Strange, I don't recall any stories out of Europe where Town Cryers were forced to pay shop owners when they directed customers to them in the middle ages.

    "Google must pay us for all the bandwidth THEIR customers are sucking out of our websites!!!!"

    reply to this | link to this | view in chronology ]

  • identicon
    annonymouse, 29 Aug 2016 @ 5:31am

    So let's start publishing the names of the people who are drafting this and their corporate sponsors. The EU may be compromised but certain members would be more than happy to pillory those idiots and their sponsors.

    reply to this | link to this | view in chronology ]

  • icon
    DannyB (profile), 29 Aug 2016 @ 6:10am

    Apparently, the EU Commission thinks that copyright should be a tool to punish innovation and to reward those who have refused to innovate.
    Isn't the EU right about this? That seems to be exactly what copyright is for.

    Hasn't the business model of copyright owning gatekeepers always been to do nothing, keeping the money rolling in from copyright, while giving the talented people little to nothing? Keep the legislative machine greased with money. Erect as many troll gates as possible. Collect fees and royalties on things one has no actual copyright ownership of. Suppress any innovation that might be perceived as a threat -- even if it actually turns out to be the next big money stream for the copyright owners. Use copyright to censor anything unfavorable.

    reply to this | link to this | view in chronology ]

  • identicon
    Anonymous Coward, 29 Aug 2016 @ 6:18am

    Who wants to bet that after the proposal is made to Google where the commission insists that Google will have to foot everyone's bill in order to continue doing business, should Google opt to "do without" and leave, the usual trolls will whine that Google isn't allowed to leave?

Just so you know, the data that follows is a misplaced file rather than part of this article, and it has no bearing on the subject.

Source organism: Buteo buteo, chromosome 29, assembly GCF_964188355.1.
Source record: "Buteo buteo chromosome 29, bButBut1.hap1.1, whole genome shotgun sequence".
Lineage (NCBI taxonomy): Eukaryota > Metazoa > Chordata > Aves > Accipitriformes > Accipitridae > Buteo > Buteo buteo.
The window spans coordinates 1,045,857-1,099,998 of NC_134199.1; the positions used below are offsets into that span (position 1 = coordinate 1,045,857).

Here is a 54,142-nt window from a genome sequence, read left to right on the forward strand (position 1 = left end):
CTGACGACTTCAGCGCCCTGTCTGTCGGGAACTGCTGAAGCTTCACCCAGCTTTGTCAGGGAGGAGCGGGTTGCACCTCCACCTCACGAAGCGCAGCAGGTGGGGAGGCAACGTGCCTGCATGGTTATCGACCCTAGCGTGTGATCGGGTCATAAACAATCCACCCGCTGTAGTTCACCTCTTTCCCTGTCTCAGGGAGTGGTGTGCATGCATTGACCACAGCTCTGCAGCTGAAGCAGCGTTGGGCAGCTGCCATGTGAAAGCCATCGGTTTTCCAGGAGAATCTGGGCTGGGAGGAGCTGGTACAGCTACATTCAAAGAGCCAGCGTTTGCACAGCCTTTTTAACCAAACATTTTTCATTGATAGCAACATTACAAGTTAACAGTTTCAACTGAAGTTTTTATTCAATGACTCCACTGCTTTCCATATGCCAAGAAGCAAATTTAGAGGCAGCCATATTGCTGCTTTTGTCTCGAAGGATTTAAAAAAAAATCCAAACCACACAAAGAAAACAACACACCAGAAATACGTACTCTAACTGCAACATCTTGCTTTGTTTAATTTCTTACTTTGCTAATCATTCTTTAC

reply to this | link to this | view in chronology ]

  • identicon
    Anonymous Coward, 29 Aug 2016 @ 6:20am

    This proposal is strictly written for the publishers. The fact that it 'leaked' and wasn't publicly released shows how anti-public it's intended to be, they know the public wouldn't approve of this. The government should serve the public and only the public.

    "did not generate any remuneration for publishers so far."

    Since when should it be the government's job to guarantee or maximize publisher profits. If an aggregator chooses to only link to freely available content and one publisher doesn't like that he can opt out. No one is forcing them to have their content linked to. Why are the profit margins of publishers of such concern to the government?


    "Digital subscription of newspapers and magazines are expected to be further developed, which will be particularly beneficial to consumers given the decline of print products. "

    and what does the decline of paper and print products have to do with the alleged benefits of digital subscriptions and newspapers. Why can't the government let consumers better choose for themselves what they want to do instead of passing laws intended to choose for them.

    reply to this | link to this | view in chronology ]

    • identicon
      Anonymous Coward, 29 Aug 2016 @ 6:57am

      Re:

      "did not generate any remuneration for publishers so far."